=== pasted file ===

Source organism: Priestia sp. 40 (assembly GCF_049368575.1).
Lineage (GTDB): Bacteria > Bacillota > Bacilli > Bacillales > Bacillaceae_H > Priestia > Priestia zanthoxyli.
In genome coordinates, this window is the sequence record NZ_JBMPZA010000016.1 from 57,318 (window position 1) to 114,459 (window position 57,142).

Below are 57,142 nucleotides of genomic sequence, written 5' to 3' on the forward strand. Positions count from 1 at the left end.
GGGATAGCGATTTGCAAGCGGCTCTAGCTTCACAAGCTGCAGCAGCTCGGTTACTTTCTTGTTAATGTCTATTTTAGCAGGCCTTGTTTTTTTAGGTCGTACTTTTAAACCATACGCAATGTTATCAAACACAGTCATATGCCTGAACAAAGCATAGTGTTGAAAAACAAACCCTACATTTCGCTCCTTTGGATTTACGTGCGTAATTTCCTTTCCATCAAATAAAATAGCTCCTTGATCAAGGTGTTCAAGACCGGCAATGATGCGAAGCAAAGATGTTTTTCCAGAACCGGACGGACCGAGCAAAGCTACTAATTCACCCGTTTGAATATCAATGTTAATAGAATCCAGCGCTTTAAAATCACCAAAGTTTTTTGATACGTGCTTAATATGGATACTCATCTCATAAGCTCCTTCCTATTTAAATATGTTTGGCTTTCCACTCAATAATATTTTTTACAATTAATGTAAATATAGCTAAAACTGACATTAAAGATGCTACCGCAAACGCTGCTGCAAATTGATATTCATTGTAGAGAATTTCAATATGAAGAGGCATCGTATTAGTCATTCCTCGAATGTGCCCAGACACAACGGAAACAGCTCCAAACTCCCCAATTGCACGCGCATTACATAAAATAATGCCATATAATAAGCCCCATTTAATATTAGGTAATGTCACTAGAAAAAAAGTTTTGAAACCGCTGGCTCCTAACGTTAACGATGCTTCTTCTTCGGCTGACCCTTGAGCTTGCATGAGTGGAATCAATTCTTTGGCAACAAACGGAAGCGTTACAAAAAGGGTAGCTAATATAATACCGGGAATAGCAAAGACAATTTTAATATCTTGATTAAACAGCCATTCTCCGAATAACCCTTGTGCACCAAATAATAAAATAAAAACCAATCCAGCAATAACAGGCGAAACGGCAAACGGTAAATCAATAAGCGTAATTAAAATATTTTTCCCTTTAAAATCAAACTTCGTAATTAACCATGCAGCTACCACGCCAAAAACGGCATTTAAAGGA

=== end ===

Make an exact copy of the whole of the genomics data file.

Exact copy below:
Source organism: Priestia sp. 40 (assembly GCF_049368575.1).
Lineage (GTDB): Bacteria > Bacillota > Bacilli > Bacillales > Bacillaceae_H > Priestia > Priestia zanthoxyli.
In genome coordinates, this window is the sequence record NZ_JBMPZA010000016.1 from 57,318 (window position 1) to 114,459 (window position 57,142).

Below are 57,142 nucleotides of genomic sequence, written 5' to 3' on the forward strand. Positions count from 1 at the left end.
GGGATAGCGATTTGCAAGCGGCTCTAGCTTCACAAGCTGCAGCAGCTCGGTTACTTTCTTGTTAATGTCTATTTTAGCAGGCCTTGTTTTTTTAGGTCGTACTTTTAAACCATACGCAATGTTATCAAACACAGTCATATGCCTGAACAAAGCATAGTGTTGAAAAACAAACCCTACATTTCGCTCCTTTGGATTTACGTGCGTAATTTCCTTTCCATCAAATAAAATAGCTCCTTGATCAAGGTGTTCAAGACCGGCAATGATGCGAAGCAAAGATGTTTTTCCAGAACCGGACGGACCGAGCAAAGCTACTAATTCACCCGTTTGAATATCAATGTTAATAGAATCCAGCGCTTTAAAATCACCAAAGTTTTTTGATACGTGCTTAATATGGATACTCATCTCATAAGCTCCTTCCTATTTAAATATGTTTGGCTTTCCACTCAATAATATTTTTTACAATTAATGTAAATATAGCTAAAACTGACATTAAAGATGCTACCGCAAACGCTGCTGCAAATTGATATTCATTGTAGAGAATTTCAATATGAAGAGGCATCGTATTAGTCATTCCTCGAATGTGCCCAGACACAACGGAAACAGCTCCAAACTCCCCAATTGCACGCGCATTACATAAAATAATGCCATATAATAAGCCCCATTTAATATTAGGTAATGTCACTAGAAAAAAAGTTTTGAAACCGCTGGCTCCTAACGTTAACGATGCTTCTTCTTCGGCTGACCCTTGAGCTTGCATGAGTGGAATCAATTCTTTGGCAACAAACGGAAGCGTTACAAAAAGGGTAGCTAATATAATACCGGGAATAGCAAAGACAATTTTAATATCTTGATTAAACAGCCATTCTCCGAATAACCCTTGTGCACCAAATAATAAAATAAAAACCAATCCAGCAATAACAGGCGAAACGGCAAACGGTAAATCAATAAGCGTAATTAAAATATTTTTCCCTTTAAAATCAAACTTCGTAATTAACCATGCAGCTACCACGCCAAAAACGGCATTTAAAGGA